Skip to content

The Rich History Behind Royal Wedding Jewelry

Royal Wedding Jewelry Blog Header

Jewelry that survives the test of time and impacts our industry

In 1923, Elizabeth, Queen Consort to King George VII, was gifted a kilogram of Welsh gold, from the now-closed Clogau mine in Bontddu, Wales and has been used for every royal wedding since to make the wedding bands for the bride and groom. Royal brides often borrow or are given heirloom jewelry on their wedding day to embrace the rich history of their new family.

Flash forward nearly a century later, on May 19, 2018, the world stopped to watch Prince Harry bewed Meghan Markle— an American commoner, actress, and philanthropist. The bride looked incredibly stunning, draped in a regal Givenchy gown and adorned with simple, yet powerfully symbolic royal wedding jewelry.

Let us step back in time to examine royal wedding jewelry, its deep sentiments, and what this means for our industry—

Queen Elizabeth II

When then-Princess Elizabeth married Prince Phillip, Duke of Edinburgh, in 1947, the world was just starting to recover from World War II. Elizabeth, who served in the war as a driver and mechanic, had to save up her rations to buy the fabric for her dress and she borrowed all of the jewelry she wore. The two-stranded pearl necklace that graced Elizabeth’s neck was actually two necklaces that are always worn together; the shorter strand strung with 46 pearls, belonged to Queen Anne, the last Stuart monarch while the longer strand with 50 pearls belonged to Queen Caroline, Queen Consort to King George II. She wore an elegant platinum engagement ring set with diamonds from her mother-in-law’s, Princess Alice of Battenberg, personal collection. Finally, the tiara that famously snapped the day of the wedding and was fixed in the nick of time by the court jeweler, was the Queen Mary Fringe Tiara originally given to Queen Mary as a wedding present from her mother the great Queen Victoria in 1893.

A post shared by Kitty & Dulcie (@kittyanddulcie) on

Princess Diana

Princess Diana set a new standard for royal wedding jewelry with her extravagant marriage to Prince Charles at St. Paul’s Cathedral in 1981. Millions of people all over the world watched as Diana gracefully glided down the long aisle of St. Paul’s Cathedral in her ivory silk gown with its record-breaking 25-foot long train. To accent her gown she wore the now-iconic sapphire engagement ring given to her by Prince Charles, accompanied by the band of welsh gold. To top off her ensemble, she wore a Spencer heirloom tiara worn by her mother and grandmother on their wedding days.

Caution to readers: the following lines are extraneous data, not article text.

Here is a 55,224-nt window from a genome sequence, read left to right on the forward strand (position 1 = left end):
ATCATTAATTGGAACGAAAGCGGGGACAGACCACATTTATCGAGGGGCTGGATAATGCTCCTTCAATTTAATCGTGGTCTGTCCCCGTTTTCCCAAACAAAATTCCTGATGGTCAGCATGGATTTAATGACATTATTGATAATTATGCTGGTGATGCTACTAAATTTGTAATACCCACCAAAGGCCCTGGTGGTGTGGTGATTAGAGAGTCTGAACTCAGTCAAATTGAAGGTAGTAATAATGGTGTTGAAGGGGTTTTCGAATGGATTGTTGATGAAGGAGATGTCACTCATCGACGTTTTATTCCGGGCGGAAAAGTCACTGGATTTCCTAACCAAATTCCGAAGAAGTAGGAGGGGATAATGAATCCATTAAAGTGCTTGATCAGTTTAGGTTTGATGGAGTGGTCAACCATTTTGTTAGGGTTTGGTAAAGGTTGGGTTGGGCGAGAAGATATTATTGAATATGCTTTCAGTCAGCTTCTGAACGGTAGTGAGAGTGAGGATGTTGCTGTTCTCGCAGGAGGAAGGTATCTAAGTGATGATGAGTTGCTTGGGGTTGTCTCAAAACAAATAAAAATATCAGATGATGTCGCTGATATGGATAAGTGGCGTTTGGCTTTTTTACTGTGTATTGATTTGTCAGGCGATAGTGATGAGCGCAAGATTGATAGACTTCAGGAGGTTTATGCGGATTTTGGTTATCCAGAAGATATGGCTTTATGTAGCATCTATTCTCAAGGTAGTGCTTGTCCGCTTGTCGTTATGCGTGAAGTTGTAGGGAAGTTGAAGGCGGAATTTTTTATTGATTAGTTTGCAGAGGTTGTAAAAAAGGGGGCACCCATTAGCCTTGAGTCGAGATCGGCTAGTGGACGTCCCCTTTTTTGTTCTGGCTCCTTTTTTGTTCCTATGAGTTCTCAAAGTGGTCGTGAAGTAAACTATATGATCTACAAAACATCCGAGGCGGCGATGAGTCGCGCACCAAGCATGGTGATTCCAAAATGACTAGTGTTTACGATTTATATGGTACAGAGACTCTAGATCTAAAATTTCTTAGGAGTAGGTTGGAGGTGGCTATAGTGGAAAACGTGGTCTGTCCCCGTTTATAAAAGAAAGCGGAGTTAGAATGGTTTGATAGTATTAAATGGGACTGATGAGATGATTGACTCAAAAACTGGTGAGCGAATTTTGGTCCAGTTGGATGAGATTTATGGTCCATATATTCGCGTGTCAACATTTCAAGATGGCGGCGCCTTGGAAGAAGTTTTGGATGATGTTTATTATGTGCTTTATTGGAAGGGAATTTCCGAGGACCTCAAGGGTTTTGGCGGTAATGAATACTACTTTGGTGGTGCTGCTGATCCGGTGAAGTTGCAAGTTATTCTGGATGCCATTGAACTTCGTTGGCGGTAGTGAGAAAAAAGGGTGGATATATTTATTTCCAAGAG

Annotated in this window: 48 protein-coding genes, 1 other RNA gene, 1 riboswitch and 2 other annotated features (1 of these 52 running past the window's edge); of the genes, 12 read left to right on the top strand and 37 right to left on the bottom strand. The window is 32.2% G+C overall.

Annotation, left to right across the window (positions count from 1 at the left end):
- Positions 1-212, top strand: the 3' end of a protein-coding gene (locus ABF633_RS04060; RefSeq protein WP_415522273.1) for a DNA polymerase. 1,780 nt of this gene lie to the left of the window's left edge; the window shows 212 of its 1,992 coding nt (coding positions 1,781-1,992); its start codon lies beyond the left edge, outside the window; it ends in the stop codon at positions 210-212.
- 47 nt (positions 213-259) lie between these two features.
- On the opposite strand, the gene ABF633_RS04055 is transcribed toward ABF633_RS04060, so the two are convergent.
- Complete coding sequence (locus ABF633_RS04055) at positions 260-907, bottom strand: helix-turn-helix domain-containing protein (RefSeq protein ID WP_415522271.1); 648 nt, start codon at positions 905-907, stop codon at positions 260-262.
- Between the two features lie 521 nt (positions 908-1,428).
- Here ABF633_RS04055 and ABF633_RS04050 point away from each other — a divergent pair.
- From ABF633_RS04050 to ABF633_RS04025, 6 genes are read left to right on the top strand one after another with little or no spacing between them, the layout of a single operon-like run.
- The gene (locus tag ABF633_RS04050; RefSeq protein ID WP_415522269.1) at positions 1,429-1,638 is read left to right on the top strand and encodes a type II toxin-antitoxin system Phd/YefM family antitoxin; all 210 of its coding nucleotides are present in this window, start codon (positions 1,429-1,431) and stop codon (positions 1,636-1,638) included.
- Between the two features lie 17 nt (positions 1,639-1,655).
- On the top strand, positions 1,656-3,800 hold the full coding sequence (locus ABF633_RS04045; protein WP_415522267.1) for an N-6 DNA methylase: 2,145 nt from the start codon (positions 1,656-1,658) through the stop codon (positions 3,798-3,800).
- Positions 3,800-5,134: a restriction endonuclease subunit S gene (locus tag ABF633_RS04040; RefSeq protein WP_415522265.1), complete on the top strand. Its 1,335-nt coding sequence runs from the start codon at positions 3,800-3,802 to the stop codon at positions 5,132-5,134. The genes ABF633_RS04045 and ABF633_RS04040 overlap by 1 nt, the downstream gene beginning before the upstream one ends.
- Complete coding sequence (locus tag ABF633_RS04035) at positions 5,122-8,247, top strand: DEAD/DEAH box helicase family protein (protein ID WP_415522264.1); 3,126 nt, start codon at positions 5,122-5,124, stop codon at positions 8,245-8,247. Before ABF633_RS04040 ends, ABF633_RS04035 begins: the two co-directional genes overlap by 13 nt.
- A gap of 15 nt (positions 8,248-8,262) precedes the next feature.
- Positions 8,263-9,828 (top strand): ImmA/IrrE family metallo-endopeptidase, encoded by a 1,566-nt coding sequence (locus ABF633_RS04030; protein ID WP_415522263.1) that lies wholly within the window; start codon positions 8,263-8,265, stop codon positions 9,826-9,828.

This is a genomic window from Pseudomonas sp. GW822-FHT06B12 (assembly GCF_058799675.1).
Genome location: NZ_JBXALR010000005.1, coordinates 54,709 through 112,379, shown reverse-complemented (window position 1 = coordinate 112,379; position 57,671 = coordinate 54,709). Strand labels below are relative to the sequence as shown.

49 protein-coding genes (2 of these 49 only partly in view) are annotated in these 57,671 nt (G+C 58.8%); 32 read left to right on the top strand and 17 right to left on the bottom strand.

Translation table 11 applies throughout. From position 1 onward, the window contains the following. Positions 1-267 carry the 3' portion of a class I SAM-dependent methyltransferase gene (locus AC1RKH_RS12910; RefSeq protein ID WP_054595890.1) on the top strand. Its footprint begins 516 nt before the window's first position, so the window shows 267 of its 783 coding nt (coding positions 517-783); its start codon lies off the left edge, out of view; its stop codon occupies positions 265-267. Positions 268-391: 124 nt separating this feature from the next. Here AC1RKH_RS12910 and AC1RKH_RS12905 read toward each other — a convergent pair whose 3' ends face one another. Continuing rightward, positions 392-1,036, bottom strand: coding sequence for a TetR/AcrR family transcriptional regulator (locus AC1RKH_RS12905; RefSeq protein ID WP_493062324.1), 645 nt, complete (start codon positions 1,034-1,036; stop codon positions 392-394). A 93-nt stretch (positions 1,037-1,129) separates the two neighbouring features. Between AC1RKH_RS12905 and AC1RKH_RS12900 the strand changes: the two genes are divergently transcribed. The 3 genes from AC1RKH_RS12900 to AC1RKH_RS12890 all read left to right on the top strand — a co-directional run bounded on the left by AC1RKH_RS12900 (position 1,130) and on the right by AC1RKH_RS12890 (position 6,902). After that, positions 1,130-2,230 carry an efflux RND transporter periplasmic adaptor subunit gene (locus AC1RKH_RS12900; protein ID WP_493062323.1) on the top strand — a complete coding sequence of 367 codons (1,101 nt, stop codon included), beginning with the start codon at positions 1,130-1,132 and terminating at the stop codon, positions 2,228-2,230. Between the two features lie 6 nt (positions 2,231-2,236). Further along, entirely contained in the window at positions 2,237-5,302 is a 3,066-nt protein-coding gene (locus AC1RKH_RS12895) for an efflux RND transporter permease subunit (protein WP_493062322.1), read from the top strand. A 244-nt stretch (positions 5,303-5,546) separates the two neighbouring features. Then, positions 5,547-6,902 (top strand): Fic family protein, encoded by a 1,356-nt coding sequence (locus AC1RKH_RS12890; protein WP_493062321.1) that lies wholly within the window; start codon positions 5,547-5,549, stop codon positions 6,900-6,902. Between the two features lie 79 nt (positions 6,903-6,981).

A post shared by Simrat Kaur (@theladysim) on

Kate Middleton

Kate Middleton became a worldwide fashion sensation after her wedding to William in 2011. Her dress, designed by Sarah Burton of Alexander McQueen, was heavily embroidered; therefore she kept her jewelry relatively simple. On the day of the wedding, she wore the sapphire engagement ring given to her by William that had once belonged to his mother, Diana. The tiara that secured her veil was lent to her by Queen Elizabeth and was originally given to the Queen’s mother by King George VI.

Meghan Markle

As of May 19, 2018, Meghan Markle is now Her Royal Highness The Duchess of Sussex. There was speculation that Harry would give Meghan one of Diana’s rings for their engagement. Instead, he opted to design a new ring using diamonds from his mother’s collection, sparking a firestorm of fascination for three-stone engagement rings. Meghan wore a borrowed tiara from Queen Elizabeth, also known as the Queen Mary tiara. And as a wedding day gift, Harry also gave his new bride his mother’s Asprey aquamarine ring, an emerald-cut aquamarine surrounded by small diamonds that sits in 24-karat gold.

Shop Aquamarine on

How royal wedding jewelry affects the industry

At the core of this remarkable ceremony filled with rich history, unparalleled elegance, and millions of onlookers, is royal wedding jewelry passed from one generation to the next. The world not only watches, but emulates the monarchy’s jewelry, fashion, and ceremonial trends. JCK reports on the aquamarine craze here, for example.

Events like these are incredibly bolstering to the jewelry industry. It is this romance, this powerful symbolism that fuels our day-to-day purchases. Capture the frenzy surrounding the royal wedding and channel it into your own operations. Use the aforementioned royal vintage heirlooms as inspiration for your own designs. Prepare for customers looking for similar royal wedding styles. And finally, remember that your fanciful creations are unending beacons of heritage and legacy. Forged within each piece you craft is a precious heirloom that boasts love, devotion, and history for generations to come.


Ally Gary

Former Marketing Copywriter

I've been with Stuller since 2017 • Love traveling and chocolate • Graduated from the University of Louisiana • Majored in English and napping • Catch me in my car singing every part of Les Miserables!